Methods

The overall sample comprised 42 patients (22 female, 20 male) from a government-funded orthodontic practice, with a mean age of 16.7 years. Eligibility criteria included, among others, no history of mouth ulcers or systemic diseases. Customized shields for the maxillary and mandibular brackets were fabricated and inserted on one side of the mouth. The null hypothesis was that bracket shielding would have no advantage. The primary outcomes were mucosal and discomfort assessments. As the secondary outcome, the numbers of spontaneous detachments of the shields were reported. Treatment allocation was mainly implemented using a random number table for selection of the intervention side. Only the raters in charge of assessing the oral mucosa were blinded to the side of the mouth where the shields had been placed. The mucosa was assessed by 3 calibrated raters at the following time points: immediately before bracket placement (baseline assessment, T0), 3 days after delivering the shields (direct assessment of intervention, T1), and 4 days after removal of the shields (indirect assessment of intervention, T2). The raters used a newly devised yardstick in which the higher the score, the more severe the alteration. Discomfort was assessed at T1 and T2 using a visual analog scale. The Mann-Whitney U test was performed at the 5% level of significance.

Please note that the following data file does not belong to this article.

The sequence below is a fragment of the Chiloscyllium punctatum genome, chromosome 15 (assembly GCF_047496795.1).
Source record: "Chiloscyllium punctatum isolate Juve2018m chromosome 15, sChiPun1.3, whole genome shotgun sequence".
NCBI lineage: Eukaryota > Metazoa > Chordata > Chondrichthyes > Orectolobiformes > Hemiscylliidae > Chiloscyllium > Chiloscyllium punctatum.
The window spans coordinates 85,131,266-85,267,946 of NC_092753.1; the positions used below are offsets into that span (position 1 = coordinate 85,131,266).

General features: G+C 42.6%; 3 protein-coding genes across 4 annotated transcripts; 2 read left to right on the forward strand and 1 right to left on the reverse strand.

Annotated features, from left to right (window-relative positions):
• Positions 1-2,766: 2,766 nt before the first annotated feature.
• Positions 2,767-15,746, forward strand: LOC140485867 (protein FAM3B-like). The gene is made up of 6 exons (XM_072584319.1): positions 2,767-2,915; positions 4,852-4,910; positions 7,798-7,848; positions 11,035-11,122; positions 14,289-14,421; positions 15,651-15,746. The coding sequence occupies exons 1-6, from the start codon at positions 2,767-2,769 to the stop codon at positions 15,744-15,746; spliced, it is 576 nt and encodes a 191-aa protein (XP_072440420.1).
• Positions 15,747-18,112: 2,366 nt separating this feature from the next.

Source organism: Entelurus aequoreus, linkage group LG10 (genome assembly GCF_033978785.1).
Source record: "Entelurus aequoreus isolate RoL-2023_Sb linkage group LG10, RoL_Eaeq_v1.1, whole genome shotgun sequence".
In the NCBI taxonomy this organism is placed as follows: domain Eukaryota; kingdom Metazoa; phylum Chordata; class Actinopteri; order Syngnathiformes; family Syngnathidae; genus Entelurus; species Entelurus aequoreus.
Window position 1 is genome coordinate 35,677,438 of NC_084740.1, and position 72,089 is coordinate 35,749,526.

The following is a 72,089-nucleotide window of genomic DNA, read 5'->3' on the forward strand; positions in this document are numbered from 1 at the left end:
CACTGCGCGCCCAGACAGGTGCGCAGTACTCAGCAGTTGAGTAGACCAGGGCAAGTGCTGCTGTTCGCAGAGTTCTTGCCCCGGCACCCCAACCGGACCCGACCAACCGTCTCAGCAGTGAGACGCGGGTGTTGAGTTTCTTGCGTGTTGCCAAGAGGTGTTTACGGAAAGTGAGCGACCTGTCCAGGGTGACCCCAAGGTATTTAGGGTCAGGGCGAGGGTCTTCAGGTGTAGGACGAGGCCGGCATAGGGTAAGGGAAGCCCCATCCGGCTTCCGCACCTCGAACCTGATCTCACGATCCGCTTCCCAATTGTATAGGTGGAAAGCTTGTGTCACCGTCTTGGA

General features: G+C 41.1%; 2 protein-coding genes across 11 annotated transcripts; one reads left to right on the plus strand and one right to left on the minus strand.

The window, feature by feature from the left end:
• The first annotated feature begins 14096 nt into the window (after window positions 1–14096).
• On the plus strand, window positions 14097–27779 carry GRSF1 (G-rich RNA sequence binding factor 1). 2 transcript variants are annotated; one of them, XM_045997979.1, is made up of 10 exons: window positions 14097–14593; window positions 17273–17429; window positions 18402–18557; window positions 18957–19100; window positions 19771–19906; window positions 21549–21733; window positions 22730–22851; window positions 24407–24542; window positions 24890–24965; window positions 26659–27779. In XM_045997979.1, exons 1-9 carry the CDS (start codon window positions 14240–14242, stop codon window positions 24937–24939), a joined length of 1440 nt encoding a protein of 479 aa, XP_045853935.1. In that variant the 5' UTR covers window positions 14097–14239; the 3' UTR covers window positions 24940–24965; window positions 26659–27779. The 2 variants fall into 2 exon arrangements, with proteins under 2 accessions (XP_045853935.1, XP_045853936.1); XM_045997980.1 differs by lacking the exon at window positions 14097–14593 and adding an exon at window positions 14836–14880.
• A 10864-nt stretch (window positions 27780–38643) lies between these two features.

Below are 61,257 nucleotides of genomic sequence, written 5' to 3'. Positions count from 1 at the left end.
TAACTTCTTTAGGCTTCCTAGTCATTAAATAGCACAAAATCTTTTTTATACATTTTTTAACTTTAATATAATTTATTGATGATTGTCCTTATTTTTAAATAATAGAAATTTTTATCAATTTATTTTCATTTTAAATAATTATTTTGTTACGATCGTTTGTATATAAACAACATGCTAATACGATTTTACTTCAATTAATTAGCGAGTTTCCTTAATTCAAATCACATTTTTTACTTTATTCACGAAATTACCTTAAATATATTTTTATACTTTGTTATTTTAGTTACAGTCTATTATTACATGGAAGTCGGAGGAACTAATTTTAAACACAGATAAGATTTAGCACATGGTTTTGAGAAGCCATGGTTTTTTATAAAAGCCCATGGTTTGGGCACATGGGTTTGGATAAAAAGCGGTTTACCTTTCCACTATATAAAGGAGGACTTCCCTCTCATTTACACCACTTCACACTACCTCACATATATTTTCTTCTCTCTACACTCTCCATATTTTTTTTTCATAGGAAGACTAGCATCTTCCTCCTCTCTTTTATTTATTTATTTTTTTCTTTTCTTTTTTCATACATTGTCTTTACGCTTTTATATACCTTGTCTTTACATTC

Results

Of 60 patients, 42 were eligible, and 35 were randomly selected to have one side of the mouth receive the intervention. Two patients discontinued the intervention at T1, and 5 stopped at T2. Seven additional patients were recruited and completed all time points. Thus, 42 patients participated at T0, 40 at T1, and 35 at T2. Thirty-five patients participated at all time points. At T1, no statistically significant difference in terms of mucosa alteration was observed between the 2 sides (median of all differences [MD], 0.0; 95% CI, 0.0-1.0; P = 0.11). The same occurred at T2 (MD, 0.0; 95% CI, 0.0-0.0; P = 1.00). The comfort level was statistically higher at T1 on the shielded side (MD, 14.0; 95% CI, 1.0-36.0; P = 0.04), whereas no difference was observed at T2 (MD, 0.0; 95% CI, 0.0-1.0, P = 0.81). No serious harm was observed.

Conclusions

The customized bracket shields were effective in reducing discomfort during the first 3 days of orthodontic treatment despite no significant difference in terms of visible mucosa alteration.

Thursday, December 17, 2015

UCLA study clarifies the oral consequences of methamphetamine abuse



FINDINGS
A multidisciplinary group of researchers from the UCLA School of Dentistry, the UCLA Fielding School of Public Health and the UCLA Integrated Substance Abuse Program have published new findings that provide conclusive evidence of disproportionately high rates of dental disease in methamphetamine abusers.